CQ councils clash over land zoning plans
ROCKHAMPTON Region and Livingstone Shire councils have clashed over the future of land north of the city in the Glenlee area.
Rockhampton council raised objections yesterday to proposed changes to Livingstone's draft planning scheme, which sets the shire's intention for the next 10 to 15 years of growth.
But Livingstone Councillor Graham Scott said the zoning in question won't stop Rockhampton from moving north in the future.
In a formal submission, Rockhampton council is expected to raise issues with the projected zoning of the largely undeveloped rural land beyond the region's northern boundary which it says could affect the city's future expansion.
Rockhampton Mayor Margaret Strelow said this area would be the centre of future growth.
"Livingstone Shire are proposing to allow large parcels of land just over the border to be subdivided into a park residential acreage,” Cr Strelow said. "This creates two problems for us. The first is that extra people will be living in this part of Livingstone Shire and putting pressure on Rockhampton Regional Council's roads and services but not contributing to the costs of the services.
"But the second and probably more worrying is that when land has been chopped up into this size block it becomes very hard for proper residential subdivision to happen later.”
Cr Scott said the contentious area was far enough away from the boundary to allow growth and was a logical addition to the shire, being wedged between two rural residential zones (Glendale and Rockyview).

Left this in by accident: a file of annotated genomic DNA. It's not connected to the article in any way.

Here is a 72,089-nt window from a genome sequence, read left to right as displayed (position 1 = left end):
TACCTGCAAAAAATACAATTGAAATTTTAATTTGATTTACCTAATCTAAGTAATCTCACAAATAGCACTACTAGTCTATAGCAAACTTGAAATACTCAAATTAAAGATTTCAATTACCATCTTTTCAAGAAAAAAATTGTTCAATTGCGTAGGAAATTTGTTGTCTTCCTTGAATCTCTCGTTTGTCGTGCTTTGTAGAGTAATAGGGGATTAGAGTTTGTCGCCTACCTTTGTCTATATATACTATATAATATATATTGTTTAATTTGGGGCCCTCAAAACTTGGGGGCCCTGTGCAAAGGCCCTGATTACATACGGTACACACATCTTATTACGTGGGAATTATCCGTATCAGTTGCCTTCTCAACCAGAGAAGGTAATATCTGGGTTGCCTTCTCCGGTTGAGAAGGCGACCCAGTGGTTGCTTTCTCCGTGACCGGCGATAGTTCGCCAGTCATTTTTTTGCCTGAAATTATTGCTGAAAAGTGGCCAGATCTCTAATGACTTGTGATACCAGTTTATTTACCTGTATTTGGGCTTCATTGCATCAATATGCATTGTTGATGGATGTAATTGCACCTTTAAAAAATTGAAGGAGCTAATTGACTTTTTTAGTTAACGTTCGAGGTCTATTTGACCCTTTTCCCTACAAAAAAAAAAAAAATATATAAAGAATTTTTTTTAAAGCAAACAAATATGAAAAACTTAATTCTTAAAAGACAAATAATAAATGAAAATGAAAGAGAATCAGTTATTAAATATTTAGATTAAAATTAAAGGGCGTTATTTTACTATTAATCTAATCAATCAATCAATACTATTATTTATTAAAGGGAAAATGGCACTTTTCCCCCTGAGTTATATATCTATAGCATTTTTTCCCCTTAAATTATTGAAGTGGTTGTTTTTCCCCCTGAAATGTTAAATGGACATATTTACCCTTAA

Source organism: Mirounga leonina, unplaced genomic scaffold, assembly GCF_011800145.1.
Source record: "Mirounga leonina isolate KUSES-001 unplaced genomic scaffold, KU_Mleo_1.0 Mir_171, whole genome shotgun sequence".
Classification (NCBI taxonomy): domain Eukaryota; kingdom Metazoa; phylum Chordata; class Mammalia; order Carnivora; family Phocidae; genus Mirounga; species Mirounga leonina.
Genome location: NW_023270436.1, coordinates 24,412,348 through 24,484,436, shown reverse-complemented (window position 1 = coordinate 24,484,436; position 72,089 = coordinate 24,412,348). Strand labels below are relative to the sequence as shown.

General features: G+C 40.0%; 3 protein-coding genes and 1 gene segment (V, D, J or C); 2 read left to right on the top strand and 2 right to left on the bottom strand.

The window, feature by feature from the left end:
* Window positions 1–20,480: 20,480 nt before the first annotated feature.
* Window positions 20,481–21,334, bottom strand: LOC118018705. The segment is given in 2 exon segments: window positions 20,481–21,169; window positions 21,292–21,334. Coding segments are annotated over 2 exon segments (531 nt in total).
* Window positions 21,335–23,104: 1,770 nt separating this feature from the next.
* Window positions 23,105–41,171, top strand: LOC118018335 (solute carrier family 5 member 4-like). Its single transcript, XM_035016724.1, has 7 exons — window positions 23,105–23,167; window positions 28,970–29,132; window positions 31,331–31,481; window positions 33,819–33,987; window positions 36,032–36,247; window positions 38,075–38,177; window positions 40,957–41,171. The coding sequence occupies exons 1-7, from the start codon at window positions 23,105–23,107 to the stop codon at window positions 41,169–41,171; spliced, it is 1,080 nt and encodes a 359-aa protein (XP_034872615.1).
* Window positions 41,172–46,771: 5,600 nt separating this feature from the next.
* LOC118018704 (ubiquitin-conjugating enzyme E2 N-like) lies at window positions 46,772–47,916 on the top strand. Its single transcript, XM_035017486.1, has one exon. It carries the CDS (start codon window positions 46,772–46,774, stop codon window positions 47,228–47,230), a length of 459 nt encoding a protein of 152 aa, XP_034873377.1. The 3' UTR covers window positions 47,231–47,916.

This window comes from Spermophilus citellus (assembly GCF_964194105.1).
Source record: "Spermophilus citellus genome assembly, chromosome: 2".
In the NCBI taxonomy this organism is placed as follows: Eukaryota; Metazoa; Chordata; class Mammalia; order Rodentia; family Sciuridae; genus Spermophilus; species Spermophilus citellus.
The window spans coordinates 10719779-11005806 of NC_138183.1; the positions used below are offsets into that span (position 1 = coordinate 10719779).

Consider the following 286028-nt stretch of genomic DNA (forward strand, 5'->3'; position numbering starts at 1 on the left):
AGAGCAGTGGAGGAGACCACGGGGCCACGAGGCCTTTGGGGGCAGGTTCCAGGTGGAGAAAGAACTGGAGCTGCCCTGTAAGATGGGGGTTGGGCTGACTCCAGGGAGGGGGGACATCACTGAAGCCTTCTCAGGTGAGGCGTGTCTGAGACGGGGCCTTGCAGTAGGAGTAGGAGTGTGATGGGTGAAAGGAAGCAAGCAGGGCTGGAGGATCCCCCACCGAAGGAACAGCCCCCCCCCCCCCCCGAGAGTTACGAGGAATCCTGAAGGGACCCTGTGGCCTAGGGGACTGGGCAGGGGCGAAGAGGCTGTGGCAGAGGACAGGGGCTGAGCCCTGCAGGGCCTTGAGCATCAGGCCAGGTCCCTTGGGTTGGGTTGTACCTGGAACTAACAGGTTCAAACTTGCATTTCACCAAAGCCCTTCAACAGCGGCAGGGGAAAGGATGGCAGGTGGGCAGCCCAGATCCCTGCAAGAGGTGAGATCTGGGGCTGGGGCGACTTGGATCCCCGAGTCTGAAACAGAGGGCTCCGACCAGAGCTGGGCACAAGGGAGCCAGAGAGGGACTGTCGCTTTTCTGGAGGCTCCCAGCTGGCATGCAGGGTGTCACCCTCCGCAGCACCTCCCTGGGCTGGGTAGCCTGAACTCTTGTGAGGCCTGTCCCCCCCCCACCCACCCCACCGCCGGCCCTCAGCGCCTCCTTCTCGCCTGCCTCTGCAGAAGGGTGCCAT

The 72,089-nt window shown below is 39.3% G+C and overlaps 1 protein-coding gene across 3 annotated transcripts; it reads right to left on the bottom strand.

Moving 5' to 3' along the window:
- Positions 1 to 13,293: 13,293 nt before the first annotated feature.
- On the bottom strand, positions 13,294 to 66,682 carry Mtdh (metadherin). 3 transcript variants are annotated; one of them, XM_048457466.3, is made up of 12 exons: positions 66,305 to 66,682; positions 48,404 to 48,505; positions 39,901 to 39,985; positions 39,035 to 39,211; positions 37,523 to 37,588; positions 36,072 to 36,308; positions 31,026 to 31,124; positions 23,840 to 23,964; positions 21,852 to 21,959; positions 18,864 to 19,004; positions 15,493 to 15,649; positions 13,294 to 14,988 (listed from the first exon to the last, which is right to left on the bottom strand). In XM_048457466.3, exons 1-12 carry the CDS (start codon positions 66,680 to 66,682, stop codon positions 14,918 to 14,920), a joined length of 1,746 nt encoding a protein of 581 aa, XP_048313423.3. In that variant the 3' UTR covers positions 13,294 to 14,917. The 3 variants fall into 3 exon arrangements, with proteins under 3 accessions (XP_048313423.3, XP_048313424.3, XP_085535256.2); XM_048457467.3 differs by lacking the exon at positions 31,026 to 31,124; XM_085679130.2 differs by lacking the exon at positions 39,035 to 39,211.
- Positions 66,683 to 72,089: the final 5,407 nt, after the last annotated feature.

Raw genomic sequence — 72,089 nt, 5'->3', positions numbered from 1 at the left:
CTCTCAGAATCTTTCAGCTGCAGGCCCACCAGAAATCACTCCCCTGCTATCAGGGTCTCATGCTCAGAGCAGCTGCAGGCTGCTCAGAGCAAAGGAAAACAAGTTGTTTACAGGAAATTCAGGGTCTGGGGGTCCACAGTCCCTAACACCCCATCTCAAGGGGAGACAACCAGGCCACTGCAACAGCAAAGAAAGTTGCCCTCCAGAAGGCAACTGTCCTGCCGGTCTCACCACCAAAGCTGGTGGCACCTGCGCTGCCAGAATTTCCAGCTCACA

He said the "emerging community” zoning recognised it was more likely to be utilised for some type of urban development in the future, be it housing, a school or commercial, than for rural activities.
The area immediately over the boundary will remain zoned rural residential and will not be subdivided.
"That recognises there is an emerging potential urban use in an area,” Cr Scott said.
But he said it was likely to be at least a decade before Rockhampton would need to consider moving over the boundary, with about 4000 lots in the northern part of the area needed to be used before that outcome.
With that time-frame coinciding with the projection for the next planning scheme, Cr Scott said it was likely Livingstone would then change the zoning along the boundary to allow for urban development.
"The planning departments of both councils have talked at length about how the two plans worked together and we're well aware of this in the longer term being the growth corridor of Rockhampton,” he said.
"We've ensured there is no impediment in this draft planning scheme for that to occur in the future.”
Cr Scott said it was unfair to use the argument that Livingstone ratepayers used Rockhampton services, with many people working at businesses which also paid significant rates to council.
"The people that are travelling on Rockhampton council roads, the great majority of them are not then visiting council assets,” he said. "They're there for particular purposes and many of those purposes support Rockhampton businesses and the properties on which those business are accommodated on pay rates.”